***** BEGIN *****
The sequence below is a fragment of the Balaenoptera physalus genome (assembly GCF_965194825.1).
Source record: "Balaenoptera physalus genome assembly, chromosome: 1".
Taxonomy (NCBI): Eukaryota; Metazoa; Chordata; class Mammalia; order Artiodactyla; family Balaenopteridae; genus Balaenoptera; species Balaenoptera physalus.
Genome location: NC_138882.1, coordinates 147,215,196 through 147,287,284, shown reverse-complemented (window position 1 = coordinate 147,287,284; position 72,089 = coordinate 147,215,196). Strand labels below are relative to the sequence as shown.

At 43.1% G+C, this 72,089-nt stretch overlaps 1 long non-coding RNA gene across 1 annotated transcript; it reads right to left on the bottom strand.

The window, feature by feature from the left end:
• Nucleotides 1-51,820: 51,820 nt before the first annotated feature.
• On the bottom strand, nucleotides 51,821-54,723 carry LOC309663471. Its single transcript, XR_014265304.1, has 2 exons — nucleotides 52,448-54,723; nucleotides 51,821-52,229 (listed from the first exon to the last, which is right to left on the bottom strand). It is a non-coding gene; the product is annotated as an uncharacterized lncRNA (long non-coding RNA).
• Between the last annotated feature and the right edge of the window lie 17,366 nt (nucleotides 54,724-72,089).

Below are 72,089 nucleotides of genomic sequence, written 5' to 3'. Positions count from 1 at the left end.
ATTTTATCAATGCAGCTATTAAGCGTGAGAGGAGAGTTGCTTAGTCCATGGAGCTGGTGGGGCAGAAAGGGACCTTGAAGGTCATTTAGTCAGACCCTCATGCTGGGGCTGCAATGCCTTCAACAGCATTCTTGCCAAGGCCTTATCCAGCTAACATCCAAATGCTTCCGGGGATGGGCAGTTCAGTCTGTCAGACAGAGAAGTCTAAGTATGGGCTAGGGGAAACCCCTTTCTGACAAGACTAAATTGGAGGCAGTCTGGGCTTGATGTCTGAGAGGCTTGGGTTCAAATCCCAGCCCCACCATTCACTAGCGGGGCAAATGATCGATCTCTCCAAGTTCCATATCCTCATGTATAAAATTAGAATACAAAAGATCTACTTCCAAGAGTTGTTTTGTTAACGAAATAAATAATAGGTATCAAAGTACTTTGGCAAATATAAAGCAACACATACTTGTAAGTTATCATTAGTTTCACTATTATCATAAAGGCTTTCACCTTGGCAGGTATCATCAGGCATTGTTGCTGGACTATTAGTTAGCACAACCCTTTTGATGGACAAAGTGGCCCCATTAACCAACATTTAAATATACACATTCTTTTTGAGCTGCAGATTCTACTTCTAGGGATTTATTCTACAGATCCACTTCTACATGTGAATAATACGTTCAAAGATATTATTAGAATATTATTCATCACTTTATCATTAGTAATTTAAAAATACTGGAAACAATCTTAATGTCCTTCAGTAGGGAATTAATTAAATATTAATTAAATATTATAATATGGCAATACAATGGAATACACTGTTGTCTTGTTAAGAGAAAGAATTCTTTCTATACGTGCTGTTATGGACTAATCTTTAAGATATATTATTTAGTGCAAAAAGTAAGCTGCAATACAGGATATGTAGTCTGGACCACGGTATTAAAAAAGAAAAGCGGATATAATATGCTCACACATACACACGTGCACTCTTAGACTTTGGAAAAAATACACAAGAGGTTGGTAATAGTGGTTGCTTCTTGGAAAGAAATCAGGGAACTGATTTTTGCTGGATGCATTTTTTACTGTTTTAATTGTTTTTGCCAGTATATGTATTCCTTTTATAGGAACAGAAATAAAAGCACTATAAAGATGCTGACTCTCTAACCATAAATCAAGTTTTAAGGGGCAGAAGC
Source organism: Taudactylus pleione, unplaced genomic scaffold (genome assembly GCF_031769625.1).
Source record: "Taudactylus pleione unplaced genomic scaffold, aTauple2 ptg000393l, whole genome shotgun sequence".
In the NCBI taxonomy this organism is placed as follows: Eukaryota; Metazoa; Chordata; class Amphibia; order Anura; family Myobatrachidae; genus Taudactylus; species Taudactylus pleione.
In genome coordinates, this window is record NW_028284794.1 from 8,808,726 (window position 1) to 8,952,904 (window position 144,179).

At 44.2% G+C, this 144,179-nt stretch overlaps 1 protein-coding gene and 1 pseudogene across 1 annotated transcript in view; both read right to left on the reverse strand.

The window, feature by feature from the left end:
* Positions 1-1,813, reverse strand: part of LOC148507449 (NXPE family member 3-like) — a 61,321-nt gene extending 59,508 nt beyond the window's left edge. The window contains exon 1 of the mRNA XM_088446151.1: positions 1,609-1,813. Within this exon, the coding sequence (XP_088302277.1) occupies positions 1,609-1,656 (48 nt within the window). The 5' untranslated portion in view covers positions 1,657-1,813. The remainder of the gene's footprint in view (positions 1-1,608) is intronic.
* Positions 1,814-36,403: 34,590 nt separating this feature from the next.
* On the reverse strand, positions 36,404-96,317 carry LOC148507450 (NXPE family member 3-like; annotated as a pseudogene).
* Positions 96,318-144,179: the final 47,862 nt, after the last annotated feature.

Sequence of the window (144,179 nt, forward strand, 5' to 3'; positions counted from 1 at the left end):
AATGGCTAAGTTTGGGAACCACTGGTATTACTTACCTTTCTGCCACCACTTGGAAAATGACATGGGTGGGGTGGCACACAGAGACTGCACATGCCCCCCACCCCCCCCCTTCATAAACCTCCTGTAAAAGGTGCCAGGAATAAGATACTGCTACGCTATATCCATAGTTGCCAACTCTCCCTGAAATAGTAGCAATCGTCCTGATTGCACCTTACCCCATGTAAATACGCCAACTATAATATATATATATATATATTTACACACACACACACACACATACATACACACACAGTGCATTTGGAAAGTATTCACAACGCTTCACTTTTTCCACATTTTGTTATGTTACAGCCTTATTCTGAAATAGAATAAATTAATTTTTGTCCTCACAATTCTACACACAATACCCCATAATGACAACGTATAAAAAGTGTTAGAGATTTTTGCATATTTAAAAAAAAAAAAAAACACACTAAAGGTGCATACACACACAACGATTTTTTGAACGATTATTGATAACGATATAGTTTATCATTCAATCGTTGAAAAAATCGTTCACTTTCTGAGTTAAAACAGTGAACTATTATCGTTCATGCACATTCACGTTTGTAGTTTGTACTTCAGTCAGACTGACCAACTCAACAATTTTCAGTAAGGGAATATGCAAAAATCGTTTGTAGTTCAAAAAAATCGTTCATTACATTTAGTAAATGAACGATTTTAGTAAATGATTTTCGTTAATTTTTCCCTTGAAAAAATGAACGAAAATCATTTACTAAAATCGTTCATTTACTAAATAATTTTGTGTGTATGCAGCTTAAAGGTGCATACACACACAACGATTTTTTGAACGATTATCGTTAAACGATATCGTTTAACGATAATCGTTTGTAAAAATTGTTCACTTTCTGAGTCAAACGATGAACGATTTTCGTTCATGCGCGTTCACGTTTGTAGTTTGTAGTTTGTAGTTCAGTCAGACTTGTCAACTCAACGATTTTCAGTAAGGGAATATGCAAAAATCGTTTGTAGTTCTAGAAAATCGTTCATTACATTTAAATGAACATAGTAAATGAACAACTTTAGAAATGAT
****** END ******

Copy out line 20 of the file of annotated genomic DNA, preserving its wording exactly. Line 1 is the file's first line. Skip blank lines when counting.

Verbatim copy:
* On the reverse strand, positions 36,404-96,317 carry LOC148507450 (NXPE family member 3-like; annotated as a pseudogene).